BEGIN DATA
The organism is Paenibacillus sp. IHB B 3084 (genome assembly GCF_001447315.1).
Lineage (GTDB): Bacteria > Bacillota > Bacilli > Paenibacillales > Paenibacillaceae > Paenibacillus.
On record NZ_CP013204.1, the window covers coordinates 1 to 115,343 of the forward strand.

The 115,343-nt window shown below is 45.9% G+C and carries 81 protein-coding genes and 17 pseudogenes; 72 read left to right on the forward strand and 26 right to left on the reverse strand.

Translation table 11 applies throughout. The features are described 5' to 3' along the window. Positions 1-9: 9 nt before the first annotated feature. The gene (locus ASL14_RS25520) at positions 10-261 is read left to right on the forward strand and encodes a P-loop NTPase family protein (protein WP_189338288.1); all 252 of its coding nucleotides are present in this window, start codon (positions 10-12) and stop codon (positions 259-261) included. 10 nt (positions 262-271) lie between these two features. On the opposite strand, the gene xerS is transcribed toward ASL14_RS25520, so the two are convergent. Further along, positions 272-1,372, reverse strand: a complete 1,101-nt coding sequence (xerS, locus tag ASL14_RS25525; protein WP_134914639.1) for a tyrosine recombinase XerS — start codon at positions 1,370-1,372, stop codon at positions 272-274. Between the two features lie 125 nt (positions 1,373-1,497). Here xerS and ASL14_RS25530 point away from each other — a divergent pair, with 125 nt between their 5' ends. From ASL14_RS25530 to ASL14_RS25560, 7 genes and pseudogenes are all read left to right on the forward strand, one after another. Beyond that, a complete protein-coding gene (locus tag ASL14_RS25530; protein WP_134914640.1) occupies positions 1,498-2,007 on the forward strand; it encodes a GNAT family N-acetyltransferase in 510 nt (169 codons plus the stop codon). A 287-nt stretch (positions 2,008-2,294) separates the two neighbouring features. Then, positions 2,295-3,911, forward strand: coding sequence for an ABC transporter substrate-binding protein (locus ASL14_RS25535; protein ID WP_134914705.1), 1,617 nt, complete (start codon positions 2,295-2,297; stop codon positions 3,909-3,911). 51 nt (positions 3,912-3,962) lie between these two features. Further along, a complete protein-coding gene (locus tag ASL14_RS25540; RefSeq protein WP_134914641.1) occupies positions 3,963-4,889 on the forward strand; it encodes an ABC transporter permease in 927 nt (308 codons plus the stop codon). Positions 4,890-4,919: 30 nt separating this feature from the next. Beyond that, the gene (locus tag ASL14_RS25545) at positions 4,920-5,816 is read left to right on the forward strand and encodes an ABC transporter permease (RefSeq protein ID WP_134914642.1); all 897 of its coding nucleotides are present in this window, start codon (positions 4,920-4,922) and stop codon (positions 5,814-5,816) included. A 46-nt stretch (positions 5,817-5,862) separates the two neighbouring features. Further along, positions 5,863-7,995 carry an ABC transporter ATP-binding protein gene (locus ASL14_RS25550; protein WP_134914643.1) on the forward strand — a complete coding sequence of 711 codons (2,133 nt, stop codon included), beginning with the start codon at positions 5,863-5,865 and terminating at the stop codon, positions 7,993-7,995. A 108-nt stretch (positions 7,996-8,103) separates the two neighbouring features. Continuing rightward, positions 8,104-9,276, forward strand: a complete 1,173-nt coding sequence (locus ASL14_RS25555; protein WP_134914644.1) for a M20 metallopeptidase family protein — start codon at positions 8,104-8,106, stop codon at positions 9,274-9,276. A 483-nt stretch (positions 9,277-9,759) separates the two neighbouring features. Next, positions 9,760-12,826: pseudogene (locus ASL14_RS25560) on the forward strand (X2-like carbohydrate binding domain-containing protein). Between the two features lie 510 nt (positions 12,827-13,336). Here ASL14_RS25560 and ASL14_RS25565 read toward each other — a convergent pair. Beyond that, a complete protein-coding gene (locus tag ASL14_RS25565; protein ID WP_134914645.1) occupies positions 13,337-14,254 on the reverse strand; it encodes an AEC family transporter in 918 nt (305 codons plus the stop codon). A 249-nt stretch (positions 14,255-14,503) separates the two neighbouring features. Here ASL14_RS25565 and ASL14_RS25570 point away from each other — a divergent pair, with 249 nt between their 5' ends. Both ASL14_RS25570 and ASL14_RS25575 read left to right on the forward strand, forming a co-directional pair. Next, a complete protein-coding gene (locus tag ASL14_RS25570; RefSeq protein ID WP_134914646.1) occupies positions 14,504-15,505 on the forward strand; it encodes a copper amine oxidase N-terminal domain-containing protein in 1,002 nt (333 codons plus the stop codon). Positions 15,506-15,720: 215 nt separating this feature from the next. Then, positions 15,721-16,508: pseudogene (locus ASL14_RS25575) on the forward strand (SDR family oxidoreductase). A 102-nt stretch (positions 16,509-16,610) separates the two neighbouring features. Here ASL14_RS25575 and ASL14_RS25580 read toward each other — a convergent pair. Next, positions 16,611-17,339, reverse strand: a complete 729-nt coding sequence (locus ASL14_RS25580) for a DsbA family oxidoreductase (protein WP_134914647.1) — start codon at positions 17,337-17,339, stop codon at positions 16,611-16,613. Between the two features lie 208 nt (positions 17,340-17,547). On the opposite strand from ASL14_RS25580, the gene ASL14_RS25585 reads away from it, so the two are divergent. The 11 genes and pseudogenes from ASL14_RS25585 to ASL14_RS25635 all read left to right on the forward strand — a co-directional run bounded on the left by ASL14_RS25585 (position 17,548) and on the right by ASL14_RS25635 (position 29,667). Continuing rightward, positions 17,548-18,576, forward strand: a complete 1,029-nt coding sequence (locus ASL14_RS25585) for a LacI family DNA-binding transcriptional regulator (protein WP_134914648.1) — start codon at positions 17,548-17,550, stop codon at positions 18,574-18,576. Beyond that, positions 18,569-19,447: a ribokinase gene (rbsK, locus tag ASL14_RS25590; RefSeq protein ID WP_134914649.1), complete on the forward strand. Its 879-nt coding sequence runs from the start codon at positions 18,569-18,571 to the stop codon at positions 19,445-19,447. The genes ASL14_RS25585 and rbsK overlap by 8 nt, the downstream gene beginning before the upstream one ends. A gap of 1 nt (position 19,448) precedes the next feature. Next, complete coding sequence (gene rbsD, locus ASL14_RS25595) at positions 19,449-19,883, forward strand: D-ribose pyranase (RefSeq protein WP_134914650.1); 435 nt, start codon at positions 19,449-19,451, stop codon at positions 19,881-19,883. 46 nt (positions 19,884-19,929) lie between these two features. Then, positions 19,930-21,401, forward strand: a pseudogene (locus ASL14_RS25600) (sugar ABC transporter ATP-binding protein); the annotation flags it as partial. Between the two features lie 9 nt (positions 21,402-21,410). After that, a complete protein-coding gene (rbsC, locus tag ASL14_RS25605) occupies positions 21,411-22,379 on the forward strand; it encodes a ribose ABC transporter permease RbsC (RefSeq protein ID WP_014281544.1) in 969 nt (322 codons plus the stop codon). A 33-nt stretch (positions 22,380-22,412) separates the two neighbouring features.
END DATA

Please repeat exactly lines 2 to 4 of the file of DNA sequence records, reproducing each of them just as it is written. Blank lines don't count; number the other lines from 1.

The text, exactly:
Lineage (GTDB): Bacteria > Bacillota > Bacilli > Paenibacillales > Paenibacillaceae > Paenibacillus.
On record NZ_CP013204.1, the window covers coordinates 1 to 115,343 of the forward strand.

The 115,343-nt window shown below is 45.9% G+C and carries 81 protein-coding genes and 17 pseudogenes; 72 read left to right on the forward strand and 26 right to left on the reverse strand.